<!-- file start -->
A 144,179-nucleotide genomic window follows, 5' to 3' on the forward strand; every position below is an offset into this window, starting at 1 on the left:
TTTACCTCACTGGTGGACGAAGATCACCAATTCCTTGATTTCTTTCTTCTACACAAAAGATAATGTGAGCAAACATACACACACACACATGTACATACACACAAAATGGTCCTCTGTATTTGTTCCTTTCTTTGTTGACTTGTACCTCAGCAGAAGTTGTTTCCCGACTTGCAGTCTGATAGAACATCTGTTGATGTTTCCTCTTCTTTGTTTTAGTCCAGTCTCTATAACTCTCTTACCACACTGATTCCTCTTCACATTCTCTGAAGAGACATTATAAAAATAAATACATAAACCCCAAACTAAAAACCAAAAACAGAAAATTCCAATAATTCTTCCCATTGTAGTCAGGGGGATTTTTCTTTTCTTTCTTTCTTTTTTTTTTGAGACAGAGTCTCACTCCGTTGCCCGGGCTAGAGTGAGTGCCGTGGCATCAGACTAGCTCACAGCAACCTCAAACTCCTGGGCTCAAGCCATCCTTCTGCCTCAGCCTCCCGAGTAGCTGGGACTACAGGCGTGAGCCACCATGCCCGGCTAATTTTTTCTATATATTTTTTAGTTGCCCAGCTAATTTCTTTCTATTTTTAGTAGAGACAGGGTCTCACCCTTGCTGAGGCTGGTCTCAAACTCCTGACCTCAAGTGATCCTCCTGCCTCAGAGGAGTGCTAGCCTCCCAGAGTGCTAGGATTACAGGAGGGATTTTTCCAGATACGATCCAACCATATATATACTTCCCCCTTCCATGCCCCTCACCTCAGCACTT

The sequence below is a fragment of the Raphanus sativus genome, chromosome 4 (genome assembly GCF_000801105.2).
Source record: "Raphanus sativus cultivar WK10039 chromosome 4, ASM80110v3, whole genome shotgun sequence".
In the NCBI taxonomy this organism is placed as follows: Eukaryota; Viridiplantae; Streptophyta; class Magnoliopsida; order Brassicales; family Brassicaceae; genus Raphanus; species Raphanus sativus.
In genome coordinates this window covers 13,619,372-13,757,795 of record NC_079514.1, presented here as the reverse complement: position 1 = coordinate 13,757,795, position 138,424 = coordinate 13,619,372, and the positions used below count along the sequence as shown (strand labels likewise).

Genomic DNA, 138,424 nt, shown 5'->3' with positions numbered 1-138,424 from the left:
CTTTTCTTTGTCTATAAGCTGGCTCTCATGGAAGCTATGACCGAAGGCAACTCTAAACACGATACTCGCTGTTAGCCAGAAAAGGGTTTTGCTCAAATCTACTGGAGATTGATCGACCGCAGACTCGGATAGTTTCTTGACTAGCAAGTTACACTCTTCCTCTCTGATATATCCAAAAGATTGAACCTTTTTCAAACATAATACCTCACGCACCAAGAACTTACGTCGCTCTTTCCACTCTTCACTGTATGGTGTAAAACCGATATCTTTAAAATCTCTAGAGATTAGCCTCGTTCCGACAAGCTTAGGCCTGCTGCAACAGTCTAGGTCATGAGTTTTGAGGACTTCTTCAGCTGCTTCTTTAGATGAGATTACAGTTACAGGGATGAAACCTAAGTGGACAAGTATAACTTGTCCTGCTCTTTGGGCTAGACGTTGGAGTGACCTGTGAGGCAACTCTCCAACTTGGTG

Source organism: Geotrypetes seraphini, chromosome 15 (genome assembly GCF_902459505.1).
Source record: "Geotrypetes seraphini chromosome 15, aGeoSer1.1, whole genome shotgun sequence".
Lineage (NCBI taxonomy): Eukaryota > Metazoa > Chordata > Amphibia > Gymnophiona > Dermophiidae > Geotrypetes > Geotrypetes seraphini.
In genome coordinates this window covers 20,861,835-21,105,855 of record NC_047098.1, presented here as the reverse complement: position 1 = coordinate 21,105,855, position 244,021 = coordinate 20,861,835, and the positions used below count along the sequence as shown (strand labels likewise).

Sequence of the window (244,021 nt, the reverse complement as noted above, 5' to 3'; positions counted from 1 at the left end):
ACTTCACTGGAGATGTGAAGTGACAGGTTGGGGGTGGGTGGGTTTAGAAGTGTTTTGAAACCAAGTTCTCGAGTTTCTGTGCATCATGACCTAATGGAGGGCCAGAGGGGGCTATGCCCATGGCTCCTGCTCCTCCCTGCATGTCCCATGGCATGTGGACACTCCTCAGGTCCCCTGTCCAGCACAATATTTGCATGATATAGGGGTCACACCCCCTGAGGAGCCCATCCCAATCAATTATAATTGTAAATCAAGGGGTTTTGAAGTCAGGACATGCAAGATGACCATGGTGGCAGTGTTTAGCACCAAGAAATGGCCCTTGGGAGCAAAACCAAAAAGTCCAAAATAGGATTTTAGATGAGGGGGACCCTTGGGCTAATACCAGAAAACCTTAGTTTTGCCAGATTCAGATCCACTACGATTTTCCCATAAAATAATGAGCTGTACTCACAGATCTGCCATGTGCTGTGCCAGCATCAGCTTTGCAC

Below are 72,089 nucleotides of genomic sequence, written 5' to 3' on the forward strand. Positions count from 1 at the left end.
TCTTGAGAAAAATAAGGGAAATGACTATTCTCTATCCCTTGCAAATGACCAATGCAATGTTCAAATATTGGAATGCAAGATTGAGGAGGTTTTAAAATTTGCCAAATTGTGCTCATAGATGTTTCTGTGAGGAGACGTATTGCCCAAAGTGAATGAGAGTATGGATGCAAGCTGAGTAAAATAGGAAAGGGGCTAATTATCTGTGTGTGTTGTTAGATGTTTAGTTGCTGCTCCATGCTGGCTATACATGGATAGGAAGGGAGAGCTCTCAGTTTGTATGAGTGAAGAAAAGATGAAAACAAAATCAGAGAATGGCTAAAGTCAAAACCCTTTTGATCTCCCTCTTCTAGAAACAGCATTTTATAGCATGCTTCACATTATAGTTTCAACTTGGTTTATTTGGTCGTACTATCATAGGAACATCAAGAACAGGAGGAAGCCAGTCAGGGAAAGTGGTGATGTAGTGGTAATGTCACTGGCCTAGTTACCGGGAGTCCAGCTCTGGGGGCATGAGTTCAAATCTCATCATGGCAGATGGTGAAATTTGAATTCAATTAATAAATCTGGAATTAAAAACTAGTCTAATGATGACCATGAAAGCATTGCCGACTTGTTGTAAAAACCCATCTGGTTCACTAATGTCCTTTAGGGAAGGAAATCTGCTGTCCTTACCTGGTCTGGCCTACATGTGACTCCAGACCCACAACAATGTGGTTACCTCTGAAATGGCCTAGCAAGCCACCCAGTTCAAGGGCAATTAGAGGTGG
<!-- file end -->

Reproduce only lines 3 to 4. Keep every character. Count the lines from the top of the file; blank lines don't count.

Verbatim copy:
The sequence below is a fragment of the Raphanus sativus genome, chromosome 4 (genome assembly GCF_000801105.2).
Source record: "Raphanus sativus cultivar WK10039 chromosome 4, ASM80110v3, whole genome shotgun sequence".